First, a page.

United States              Air and Radiation          EPA420-F-97-015
                    Environmental Protection                           May 1997

                    Office of Mobile Sources
SEPA        Environmental
                    Fact Sheet
                    Emission Control  Potential for
                    Heavy-Duty Diesel Engines
                    Diesel engines are typically used to power trucks, buses and nonroad
                    equipment (for farming, construction, mining, etc.) because of their
                    exceptional fuel economy and durability advantages. To reduce oxides
                    of nitrogen (NOx) and particulate matter (PM) emissions from these
                    engines, the Environmental Protection Agency (EPA) is collaborating
                    with engine manufacturers to research the potential control options.
                    Diesel engines use compression instead of spark plugs to ignite the fuel.
                    The high temperatures typical of diesel compression ignition cause
                    oxygen and nitrogen from the intake air to combine as NOx. NOx reacts
                    with hydrocarbons (HC) and sunlight to form ground-level ozone
                    (smog); NOx also combines with other atmospheric constituents to form
                    fine particulate matter. Ozone and particulate matter are associated with
                    many adverse health and welfare effects, including respiratory illness,
                    acid rain, eutrophication,  and visibility problems (haze).

                    Despite previous design improvements, diesel engines contribute a
                    substantial portion of the NOx, PM, and, to a lesser extent, the HC
                    emissions from mobile sources. Manufacturers have begun a comprehen-
                    sive review of diesel engine design to move toward more effective con-
                    trols for NOx, PM and HC. One strategy may be to better manage the
                    process of air and fuel delivery to the cylinder, reducing emissions
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                  Another strategy may be to use "after treatment" (post-combustion)
                  technologies to break down or capture emissions. Diesel engines of the
                  future may use a combination of strategies, possibly incorporating fuel
                  changes as well. The following is a brief description of several potential
                  diesel emission control options:

    Fuel          Designing electronic controls and improving fuel injectors to deliver fuel
    Delivery      at tne best combination of injection pressure, injection timing and spray
                  location to burn its fuel more efficiently without causing the temperature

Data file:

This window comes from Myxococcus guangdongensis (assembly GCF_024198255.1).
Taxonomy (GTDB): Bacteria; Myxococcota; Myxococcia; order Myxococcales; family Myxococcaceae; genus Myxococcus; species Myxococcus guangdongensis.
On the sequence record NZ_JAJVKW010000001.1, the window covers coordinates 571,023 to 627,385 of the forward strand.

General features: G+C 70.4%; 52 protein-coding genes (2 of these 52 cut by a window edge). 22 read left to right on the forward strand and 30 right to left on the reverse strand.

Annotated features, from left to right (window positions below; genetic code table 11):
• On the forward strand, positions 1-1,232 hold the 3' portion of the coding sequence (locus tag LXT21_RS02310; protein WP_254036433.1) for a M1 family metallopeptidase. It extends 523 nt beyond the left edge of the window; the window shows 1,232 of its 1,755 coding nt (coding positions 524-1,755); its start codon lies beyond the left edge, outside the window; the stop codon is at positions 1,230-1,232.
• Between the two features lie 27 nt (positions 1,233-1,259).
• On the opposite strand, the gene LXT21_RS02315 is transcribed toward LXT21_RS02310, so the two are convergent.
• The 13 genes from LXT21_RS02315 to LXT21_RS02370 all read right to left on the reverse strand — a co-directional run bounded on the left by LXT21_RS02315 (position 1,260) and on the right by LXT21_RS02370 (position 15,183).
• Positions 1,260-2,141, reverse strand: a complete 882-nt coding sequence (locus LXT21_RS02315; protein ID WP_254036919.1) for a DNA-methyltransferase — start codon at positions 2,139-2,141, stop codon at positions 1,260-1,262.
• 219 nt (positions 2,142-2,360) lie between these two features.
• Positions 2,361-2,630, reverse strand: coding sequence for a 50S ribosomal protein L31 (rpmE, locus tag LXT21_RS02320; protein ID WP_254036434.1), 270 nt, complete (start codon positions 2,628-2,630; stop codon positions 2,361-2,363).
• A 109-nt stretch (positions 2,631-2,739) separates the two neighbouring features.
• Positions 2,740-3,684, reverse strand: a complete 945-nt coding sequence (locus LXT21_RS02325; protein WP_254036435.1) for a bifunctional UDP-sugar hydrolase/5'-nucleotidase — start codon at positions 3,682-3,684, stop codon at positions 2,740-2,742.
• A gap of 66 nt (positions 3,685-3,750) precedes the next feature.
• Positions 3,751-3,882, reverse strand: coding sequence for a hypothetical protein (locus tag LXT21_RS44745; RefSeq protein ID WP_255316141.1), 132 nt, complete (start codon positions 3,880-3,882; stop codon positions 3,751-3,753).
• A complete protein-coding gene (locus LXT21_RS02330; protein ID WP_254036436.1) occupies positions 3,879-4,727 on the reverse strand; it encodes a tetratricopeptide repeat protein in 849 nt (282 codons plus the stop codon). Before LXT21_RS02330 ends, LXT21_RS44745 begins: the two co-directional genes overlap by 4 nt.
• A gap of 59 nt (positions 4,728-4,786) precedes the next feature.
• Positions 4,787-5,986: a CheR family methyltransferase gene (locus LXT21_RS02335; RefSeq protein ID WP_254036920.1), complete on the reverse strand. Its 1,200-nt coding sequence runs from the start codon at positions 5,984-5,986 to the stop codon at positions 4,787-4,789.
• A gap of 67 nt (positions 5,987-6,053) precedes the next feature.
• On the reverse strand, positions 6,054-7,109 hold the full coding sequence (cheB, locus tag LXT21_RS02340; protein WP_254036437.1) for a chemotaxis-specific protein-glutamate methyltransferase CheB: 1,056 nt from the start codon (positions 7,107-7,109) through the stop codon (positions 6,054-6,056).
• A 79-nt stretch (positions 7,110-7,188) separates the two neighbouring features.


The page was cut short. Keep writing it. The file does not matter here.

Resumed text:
spikes that increase NOx emissions.

   Air Intake     Redesigning turbochargers, aftercoolers and intake valving to provide
                  optimum pressure, temperature and routing of the intake air is important
                  for managing the physical and chemical processes needed to achieve
                  good air-fuel combustion. Exhaust gas recirculation (mixing some
                  exhaust gas with the intake air) is an established diesel engine technology
                  that could be used more extensively in future diesel engines.
Catalysts and paniculate traps can be used to convert or capture emis-
sions prior to exhaust. Traps are used to remove and eventually burn
particulate emissions. Catalysts for diesel engines are more complex than
similar technologies used in cars, but hold promise for reducing NOx and
particulate emissions by converting them to less-harmful compounds.
   Diesel Fuel   Employing fuel additives and improving fuel properties such as raising
   Parameters   the cetane number, lowering the aromatics content and decreasing sulfur
                  may contribute to reduced NOx and PM emissions and may also provide
                  engine manufacturers with greater flexibility to use new emission control

                  As part of its current rulemakings, EPA, in conjunction with industry and
                  other concerned groups, is researching and comparing the costs and
                  benefits of these and other potential engine and fuel changes to deter-
                  mine the most feasible, cost-effective, durable and safe emission-reduc-
                  tion program for heavy-duty diesel engines.

                  For further information, please call the NOx/PM Initiative voice mailbox
                  at (313) 741-7887, or write to:

                        U.S. Environmental Protection Agency
                        Office of Mobile Sources
                        Engine Programs and Compliance Division
                        2565 Plymouth Road
                        Ann Arbor, Michigan 48105